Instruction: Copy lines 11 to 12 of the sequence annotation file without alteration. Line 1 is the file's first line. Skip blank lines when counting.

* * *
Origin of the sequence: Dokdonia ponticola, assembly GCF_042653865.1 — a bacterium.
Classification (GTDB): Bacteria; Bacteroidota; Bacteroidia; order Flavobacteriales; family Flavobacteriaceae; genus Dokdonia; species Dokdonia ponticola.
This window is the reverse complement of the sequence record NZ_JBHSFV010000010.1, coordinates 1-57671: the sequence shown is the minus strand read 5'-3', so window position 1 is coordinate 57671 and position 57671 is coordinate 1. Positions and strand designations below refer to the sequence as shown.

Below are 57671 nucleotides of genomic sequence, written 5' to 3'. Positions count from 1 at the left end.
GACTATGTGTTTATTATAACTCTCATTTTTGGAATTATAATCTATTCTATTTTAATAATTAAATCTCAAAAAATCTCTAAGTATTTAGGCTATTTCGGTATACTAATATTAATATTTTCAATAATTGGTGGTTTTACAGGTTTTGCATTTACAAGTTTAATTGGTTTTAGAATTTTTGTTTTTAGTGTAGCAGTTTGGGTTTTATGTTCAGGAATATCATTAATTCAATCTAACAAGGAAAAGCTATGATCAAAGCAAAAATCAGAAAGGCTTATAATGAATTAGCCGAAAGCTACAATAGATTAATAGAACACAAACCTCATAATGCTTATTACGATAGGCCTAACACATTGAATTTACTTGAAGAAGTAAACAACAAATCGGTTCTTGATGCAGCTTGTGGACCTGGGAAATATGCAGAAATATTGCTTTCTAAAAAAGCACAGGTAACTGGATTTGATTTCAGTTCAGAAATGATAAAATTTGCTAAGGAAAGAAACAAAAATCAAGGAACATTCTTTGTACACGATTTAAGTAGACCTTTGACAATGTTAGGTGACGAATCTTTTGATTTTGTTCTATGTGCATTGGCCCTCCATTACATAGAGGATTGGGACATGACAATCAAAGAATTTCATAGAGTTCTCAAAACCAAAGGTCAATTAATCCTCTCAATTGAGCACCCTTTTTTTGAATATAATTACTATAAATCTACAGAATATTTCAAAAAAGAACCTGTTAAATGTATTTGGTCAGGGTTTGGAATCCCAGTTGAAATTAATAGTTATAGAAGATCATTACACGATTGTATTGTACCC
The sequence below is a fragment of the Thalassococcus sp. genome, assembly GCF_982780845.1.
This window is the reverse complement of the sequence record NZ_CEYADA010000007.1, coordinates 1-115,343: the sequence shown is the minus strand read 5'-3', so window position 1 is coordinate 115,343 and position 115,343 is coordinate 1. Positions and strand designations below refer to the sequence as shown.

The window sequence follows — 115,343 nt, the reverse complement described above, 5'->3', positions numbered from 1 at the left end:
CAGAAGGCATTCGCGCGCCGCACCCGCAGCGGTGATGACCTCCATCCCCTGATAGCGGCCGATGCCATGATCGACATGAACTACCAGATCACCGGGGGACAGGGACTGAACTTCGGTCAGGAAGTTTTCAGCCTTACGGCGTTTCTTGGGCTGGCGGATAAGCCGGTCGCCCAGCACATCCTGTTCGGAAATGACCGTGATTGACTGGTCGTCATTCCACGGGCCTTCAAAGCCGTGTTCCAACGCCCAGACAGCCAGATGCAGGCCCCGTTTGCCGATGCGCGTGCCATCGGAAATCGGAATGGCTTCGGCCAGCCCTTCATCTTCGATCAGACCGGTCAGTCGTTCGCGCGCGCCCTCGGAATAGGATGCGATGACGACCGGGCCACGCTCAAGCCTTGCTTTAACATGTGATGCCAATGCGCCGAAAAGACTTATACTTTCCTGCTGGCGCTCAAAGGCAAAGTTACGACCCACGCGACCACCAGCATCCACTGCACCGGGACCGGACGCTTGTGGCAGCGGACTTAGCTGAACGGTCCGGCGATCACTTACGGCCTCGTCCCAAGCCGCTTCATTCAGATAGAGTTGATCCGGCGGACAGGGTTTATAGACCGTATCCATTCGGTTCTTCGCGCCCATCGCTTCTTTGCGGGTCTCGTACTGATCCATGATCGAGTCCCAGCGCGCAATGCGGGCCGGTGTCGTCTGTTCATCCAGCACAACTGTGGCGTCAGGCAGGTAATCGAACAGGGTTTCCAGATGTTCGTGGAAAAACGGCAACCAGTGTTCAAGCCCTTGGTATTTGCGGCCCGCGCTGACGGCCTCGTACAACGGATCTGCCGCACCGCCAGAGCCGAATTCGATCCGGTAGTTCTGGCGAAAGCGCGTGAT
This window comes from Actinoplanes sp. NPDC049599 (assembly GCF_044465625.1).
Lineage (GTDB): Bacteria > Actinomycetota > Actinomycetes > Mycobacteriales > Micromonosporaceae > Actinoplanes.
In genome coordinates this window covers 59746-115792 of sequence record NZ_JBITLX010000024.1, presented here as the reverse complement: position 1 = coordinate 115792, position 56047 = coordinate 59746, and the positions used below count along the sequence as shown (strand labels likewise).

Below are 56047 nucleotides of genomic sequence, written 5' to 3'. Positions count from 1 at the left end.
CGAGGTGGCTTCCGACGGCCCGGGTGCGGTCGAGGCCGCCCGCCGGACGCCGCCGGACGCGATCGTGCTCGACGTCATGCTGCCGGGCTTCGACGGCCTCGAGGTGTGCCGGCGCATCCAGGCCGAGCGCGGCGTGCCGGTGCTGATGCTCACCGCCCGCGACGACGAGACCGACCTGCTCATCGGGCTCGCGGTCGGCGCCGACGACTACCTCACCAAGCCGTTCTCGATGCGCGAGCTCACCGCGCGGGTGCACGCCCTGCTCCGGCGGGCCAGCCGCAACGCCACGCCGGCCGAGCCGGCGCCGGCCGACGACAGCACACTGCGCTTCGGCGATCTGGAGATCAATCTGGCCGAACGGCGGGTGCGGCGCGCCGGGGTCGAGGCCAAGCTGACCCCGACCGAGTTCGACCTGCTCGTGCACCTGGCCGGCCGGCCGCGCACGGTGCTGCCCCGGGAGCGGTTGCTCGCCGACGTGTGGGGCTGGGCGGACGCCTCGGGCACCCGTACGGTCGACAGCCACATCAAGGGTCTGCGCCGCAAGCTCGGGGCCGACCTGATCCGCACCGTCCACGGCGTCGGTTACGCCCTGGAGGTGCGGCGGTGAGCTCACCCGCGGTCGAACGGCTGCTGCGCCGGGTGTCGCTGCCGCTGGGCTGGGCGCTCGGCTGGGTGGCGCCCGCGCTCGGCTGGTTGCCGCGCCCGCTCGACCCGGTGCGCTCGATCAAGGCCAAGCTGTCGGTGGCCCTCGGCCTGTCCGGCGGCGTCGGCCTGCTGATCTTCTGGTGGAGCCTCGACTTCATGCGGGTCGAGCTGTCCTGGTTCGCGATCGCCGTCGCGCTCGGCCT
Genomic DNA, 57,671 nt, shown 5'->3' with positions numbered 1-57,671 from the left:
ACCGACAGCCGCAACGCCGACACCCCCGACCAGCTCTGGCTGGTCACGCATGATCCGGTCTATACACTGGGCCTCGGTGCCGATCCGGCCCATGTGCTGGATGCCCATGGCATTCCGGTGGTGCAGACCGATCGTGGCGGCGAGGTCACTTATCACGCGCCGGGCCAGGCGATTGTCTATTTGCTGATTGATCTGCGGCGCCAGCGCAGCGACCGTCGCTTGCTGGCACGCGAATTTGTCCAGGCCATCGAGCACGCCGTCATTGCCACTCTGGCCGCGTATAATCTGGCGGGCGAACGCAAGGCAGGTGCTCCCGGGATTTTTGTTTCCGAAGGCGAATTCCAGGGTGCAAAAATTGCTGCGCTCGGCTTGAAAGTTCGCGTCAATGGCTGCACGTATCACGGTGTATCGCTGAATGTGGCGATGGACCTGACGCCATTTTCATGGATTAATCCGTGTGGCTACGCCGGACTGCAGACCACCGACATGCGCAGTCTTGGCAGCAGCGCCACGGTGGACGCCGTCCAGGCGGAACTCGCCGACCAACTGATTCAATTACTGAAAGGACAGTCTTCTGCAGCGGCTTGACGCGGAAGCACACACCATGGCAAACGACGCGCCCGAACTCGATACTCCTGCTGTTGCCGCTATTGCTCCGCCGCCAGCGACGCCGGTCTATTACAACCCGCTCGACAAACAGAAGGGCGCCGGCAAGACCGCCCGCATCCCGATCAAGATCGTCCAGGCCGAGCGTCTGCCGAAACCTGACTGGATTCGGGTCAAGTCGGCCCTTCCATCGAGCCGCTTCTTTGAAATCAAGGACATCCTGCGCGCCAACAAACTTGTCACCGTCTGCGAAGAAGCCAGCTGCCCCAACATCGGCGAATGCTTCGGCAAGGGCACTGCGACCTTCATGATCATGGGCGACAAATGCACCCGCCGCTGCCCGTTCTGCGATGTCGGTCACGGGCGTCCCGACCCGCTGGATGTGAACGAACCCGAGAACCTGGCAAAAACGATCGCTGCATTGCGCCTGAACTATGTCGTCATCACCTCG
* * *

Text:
Lineage (GTDB): Bacteria > Actinomycetota > Actinomycetes > Mycobacteriales > Micromonosporaceae > Actinoplanes.
In genome coordinates this window covers 59746-115792 of sequence record NZ_JBITLX010000024.1, presented here as the reverse complement: position 1 = coordinate 115792, position 56047 = coordinate 59746, and the positions used below count along the sequence as shown (strand labels likewise).